“What are you doing at the door?” The laid back approach he had before has now disappeared and he’s looking at the other houses in the street when he asks his question. He thinks I’m up to no good, like her father will.
    “I was going to knock.”
    “You looked like you were fiddling with the lock.”
     “I’m expected,” I lie. None of her family will back that story up if it comes down to me having to prove it. The Courier knows this.
    “Well knock then.”
    “Why?” I try to stall, but he knows what I’m doing.
    “Because you’re expected.”
    “No.” I tell him straight.
    “I knew it,” he says. He begins to rub his chin while he thinks what he could do with me. There’s a sound of a door unlocking and Jo’s next door neighbour sticks his head out. I can tell he’s going to be a problem; he looks like he should be in magazines, selling life insurance or stair lifts. Eighty with grey hair and moustache, military look about him, the sort of person who sees nothing but bad news with anyone under the age of thirty.
    “What’s going on?” he asks, straining at the neck like a tortoise.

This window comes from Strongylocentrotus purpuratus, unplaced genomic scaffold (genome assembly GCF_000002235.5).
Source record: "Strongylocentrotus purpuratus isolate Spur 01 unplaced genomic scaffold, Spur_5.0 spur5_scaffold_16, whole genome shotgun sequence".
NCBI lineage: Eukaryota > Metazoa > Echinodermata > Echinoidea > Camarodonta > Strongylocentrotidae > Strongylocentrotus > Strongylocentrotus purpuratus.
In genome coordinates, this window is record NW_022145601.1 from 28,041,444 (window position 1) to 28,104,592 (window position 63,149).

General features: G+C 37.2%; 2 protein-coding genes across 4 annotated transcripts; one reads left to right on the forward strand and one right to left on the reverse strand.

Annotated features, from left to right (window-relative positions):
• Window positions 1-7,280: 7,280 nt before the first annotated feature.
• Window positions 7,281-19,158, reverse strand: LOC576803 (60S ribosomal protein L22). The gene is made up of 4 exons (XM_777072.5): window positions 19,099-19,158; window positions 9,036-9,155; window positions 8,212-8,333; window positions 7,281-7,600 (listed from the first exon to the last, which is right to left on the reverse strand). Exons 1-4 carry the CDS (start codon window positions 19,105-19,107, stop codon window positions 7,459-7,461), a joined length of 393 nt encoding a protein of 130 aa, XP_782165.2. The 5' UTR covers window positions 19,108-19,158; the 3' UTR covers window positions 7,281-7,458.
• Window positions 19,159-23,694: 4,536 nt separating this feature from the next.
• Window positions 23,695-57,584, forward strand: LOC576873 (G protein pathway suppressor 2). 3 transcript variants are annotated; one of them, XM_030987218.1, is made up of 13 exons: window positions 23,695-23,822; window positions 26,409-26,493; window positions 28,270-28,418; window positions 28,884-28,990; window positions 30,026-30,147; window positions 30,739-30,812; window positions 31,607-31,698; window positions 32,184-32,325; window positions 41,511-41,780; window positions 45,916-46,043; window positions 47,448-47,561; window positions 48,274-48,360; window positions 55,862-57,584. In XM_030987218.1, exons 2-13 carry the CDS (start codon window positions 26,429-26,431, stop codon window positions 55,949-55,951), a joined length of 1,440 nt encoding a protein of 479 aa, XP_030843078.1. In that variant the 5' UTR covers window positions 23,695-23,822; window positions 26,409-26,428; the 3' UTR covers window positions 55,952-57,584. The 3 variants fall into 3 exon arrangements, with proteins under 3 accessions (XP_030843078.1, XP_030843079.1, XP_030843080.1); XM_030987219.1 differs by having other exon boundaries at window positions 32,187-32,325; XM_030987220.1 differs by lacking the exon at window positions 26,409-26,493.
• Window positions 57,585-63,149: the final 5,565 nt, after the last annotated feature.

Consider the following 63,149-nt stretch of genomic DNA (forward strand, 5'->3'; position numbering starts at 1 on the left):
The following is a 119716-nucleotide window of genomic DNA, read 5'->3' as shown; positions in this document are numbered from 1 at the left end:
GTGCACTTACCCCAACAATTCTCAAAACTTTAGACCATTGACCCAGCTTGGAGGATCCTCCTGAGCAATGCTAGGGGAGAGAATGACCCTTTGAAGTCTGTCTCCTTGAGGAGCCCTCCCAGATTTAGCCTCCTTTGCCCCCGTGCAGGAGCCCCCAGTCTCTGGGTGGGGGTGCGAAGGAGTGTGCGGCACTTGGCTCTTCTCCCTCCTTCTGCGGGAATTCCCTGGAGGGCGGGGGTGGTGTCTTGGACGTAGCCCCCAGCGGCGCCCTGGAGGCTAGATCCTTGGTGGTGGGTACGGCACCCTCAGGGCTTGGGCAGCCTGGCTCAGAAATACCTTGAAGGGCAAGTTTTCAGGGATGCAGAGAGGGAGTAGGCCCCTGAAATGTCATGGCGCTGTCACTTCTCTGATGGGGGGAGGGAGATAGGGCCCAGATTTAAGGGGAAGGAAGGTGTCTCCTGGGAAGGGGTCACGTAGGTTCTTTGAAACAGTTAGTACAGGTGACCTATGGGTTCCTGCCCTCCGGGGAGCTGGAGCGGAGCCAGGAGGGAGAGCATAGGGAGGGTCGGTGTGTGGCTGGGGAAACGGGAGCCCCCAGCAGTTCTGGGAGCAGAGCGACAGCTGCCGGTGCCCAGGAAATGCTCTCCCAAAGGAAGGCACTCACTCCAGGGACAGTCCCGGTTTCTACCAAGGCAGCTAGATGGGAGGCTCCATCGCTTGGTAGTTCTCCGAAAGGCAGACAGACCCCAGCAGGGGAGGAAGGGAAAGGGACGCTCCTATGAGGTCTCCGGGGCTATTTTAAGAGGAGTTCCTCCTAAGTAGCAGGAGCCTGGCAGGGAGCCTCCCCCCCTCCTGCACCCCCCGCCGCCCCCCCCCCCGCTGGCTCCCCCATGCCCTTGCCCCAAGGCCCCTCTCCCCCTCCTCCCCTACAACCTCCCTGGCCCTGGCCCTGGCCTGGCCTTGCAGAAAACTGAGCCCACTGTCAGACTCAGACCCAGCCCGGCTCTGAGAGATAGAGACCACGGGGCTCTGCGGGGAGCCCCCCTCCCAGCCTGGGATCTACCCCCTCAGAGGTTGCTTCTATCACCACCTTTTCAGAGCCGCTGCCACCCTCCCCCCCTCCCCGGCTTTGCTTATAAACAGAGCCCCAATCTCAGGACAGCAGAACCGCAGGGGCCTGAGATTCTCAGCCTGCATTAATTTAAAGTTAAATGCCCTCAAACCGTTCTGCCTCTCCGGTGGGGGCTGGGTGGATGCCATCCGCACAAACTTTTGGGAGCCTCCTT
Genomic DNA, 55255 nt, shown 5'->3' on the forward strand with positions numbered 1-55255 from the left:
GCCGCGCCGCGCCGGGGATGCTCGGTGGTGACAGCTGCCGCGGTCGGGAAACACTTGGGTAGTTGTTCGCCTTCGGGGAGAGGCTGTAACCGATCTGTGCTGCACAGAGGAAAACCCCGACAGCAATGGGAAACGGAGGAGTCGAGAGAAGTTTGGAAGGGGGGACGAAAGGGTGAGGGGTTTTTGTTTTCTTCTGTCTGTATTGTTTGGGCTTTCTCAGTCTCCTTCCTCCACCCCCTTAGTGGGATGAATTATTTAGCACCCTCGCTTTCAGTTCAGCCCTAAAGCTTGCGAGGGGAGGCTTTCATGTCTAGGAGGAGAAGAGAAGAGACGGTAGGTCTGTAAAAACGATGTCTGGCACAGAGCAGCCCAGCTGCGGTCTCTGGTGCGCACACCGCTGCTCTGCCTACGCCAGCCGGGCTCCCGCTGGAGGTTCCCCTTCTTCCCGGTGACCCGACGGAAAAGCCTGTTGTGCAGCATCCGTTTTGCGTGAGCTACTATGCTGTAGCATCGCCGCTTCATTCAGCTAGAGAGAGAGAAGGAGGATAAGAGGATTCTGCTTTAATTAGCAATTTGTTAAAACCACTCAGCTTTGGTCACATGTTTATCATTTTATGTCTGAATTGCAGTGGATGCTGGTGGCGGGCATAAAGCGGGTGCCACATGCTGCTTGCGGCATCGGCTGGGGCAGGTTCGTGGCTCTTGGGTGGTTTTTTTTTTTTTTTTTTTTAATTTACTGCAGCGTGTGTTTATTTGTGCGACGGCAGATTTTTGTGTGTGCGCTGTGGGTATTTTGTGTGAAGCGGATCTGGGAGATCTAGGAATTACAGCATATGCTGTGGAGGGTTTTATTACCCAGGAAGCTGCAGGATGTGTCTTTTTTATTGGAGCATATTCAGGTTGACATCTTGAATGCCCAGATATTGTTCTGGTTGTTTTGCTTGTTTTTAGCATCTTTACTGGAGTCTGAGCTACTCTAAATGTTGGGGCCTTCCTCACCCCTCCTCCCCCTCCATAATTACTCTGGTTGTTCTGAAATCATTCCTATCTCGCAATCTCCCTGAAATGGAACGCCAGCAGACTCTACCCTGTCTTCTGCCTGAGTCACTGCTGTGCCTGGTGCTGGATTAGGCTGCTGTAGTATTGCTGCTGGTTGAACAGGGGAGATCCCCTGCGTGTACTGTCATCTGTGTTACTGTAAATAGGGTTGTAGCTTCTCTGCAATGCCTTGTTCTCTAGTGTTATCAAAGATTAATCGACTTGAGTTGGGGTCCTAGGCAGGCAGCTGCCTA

“I’ve come to deliver this parcel and I’ve found this kid acting suspiciously by the front door,” the Courier tells him, instantly creating two against one.
    “He was acting suspiciously by the front garden, earlier.”
    “How?” I ask, tone a few octaves too high.
    He’s outraged I’ve questioned him. “You were stood looking at the house for ten minutes,” he says, stepping out into his garden. He’s dressed in trousers, shirt and tie and a v-neck jumper. I almost expect war medals as well. Unless his house has air conditioning, wearing that outfit in this heat can’t be good for anyone, any age. “I thought you were lost but you were looking to see if anyone was at home.”
    “That’s what I thought,” said the Courier, holding his hands out now he’s found someone who agrees with him. He points at me. “But he says he’s expected.”
    “You’re expected?” the old man repeats, shaking his head.
    “Yes I am.” Throughout all this the panic isn’t fading and I don’t move from the spot. I feel like I’m on trial.
    “Who’s expecting you, then?” the old man asks.
    “Jo,” I stress. “Jo is expecting me.” I pray this will end it.